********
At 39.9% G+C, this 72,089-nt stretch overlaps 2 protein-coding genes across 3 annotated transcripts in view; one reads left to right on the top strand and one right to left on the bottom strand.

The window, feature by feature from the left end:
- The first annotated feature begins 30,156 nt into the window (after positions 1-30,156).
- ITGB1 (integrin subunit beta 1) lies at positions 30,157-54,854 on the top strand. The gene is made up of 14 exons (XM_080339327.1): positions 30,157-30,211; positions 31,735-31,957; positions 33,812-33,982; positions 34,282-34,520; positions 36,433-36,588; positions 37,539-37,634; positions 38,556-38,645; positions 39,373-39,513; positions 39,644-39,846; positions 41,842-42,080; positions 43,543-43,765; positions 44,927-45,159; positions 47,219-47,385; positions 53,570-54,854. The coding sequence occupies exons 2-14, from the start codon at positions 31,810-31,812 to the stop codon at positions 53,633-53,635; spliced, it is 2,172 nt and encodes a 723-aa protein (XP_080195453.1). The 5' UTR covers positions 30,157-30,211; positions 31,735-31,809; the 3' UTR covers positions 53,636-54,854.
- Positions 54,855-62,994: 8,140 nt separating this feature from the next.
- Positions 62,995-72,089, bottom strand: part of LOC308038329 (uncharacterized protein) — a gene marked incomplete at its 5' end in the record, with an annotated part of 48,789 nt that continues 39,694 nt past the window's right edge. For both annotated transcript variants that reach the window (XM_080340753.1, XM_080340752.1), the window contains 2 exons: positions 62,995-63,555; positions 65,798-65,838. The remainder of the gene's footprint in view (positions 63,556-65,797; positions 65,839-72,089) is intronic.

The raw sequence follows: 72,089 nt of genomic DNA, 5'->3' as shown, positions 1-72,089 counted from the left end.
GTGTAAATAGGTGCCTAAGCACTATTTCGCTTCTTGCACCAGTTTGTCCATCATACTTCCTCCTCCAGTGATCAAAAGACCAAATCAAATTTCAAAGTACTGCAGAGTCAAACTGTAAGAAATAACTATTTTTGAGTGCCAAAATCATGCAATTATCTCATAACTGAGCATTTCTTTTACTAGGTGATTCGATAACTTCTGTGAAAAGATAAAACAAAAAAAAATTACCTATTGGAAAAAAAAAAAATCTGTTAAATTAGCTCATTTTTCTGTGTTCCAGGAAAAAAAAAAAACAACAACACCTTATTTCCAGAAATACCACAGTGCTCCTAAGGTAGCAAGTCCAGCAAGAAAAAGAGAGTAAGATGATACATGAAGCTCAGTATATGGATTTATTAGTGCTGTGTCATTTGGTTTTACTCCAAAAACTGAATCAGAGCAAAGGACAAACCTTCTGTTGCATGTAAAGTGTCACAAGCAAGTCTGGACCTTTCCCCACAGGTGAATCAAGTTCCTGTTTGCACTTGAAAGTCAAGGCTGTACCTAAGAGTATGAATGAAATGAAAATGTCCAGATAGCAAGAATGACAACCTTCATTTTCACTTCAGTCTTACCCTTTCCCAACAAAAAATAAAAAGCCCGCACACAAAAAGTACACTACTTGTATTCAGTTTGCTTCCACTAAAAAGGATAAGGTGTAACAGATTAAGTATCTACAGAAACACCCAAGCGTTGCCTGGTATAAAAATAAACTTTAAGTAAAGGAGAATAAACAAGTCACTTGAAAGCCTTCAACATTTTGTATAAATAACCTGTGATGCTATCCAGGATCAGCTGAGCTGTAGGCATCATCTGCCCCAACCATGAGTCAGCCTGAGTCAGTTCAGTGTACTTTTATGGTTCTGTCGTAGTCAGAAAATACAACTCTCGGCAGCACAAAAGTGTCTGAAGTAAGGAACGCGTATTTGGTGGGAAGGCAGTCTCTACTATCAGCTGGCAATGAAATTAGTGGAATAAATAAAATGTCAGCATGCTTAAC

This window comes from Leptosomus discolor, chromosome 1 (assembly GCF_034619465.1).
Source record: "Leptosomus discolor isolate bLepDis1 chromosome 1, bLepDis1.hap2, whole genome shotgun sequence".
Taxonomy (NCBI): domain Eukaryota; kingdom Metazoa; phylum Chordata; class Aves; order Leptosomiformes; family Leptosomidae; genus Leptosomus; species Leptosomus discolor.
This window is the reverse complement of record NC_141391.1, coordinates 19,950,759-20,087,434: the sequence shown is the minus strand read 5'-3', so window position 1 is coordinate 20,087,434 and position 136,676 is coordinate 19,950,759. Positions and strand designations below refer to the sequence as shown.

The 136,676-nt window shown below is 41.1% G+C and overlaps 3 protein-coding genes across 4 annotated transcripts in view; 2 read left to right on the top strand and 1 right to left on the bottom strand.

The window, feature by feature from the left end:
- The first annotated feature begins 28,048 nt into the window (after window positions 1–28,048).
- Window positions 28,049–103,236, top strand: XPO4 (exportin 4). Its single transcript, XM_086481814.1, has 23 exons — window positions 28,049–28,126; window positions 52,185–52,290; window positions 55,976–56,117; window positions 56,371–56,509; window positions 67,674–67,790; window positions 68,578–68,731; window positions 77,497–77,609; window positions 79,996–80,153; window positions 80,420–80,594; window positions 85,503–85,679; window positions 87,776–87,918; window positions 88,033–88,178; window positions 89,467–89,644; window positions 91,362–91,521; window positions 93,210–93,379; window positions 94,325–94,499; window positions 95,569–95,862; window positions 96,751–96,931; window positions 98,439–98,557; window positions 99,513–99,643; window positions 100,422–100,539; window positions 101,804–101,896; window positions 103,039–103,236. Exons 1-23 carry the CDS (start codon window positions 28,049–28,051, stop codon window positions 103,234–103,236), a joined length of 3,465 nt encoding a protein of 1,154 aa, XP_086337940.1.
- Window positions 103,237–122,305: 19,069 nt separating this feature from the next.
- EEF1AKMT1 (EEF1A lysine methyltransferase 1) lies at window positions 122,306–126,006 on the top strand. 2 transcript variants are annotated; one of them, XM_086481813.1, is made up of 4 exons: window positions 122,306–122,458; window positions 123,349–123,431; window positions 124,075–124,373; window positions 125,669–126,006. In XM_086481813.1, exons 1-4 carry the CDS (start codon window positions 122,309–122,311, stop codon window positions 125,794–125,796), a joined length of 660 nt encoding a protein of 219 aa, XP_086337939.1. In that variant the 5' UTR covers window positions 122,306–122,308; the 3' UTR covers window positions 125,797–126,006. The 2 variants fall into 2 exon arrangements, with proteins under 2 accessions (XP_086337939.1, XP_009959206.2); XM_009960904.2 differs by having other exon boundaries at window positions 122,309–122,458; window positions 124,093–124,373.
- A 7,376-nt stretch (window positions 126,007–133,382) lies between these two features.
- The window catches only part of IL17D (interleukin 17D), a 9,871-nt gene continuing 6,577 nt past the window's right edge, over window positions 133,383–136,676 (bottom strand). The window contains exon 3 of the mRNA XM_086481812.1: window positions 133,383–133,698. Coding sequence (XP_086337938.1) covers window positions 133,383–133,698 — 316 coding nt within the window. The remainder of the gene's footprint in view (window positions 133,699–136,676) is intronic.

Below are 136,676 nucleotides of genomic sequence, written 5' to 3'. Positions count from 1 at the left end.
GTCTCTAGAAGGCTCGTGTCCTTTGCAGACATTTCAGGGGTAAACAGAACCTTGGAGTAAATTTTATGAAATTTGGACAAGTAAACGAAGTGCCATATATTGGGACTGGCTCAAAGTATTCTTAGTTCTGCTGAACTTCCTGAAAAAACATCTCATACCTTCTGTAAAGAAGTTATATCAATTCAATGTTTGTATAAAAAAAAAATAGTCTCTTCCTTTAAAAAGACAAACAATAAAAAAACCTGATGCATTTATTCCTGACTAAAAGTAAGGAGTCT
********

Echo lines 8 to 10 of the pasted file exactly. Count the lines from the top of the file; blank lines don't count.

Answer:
GTGTAAATAGGTGCCTAAGCACTATTTCGCTTCTTGCACCAGTTTGTCCATCATACTTCCTCCTCCAGTGATCAAAAGACCAAATCAAATTTCAAAGTACTGCAGAGTCAAACTGTAAGAAATAACTATTTTTGAGTGCCAAAATCATGCAATTATCTCATAACTGAGCATTTCTTTTACTAGGTGATTCGATAACTTCTGTGAAAAGATAAAACAAAAAAAAATTACCTATTGGAAAAAAAAAAAATCTGTTAAATTAGCTCATTTTTCTGTGTTCCAGGAAAAAAAAAAAACAACAACACCTTATTTCCAGAAATACCACAGTGCTCCTAAGGTAGCAAGTCCAGCAAGAAAAAGAGAGTAAGATGATACATGAAGCTCAGTATATGGATTTATTAGTGCTGTGTCATTTGGTTTTACTCCAAAAACTGAATCAGAGCAAAGGACAAACCTTCTGTTGCATGTAAAGTGTCACAAGCAAGTCTGGACCTTTCCCCACAGGTGAATCAAGTTCCTGTTTGCACTTGAAAGTCAAGGCTGTACCTAAGAGTATGAATGAAATGAAAATGTCCAGATAGCAAGAATGACAACCTTCATTTTCACTTCAGTCTTACCCTTTCCCAACAAAAAATAAAAAGCCCGCACACAAAAAGTACACTACTTGTATTCAGTTTGCTTCCACTAAAAAGGATAAGGTGTAACAGATTAAGTATCTACAGAAACACCCAAGCGTTGCCTGGTATAAAAATAAACTTTAAGTAAAGGAGAATAAACAAGTCACTTGAAAGCCTTCAACATTTTGTATAAATAACCTGTGATGCTATCCAGGATCAGCTGAGCTGTAGGCATCATCTGCCCCAACCATGAGTCAGCCTGAGTCAGTTCAGTGTACTTTTATGGTTCTGTCGTAGTCAGAAAATACAACTCTCGGCAGCACAAAAGTGTCTGAAGTAAGGAACGCGTATTTGGTGGGAAGGCAGTCTCTACTATCAGCTGGCAATGAAATTAGTGGAATAAATAAAATGTCAGCATGCTTAAC

This window comes from Leptosomus discolor, chromosome 1 (assembly GCF_034619465.1).
Source record: "Leptosomus discolor isolate bLepDis1 chromosome 1, bLepDis1.hap2, whole genome shotgun sequence".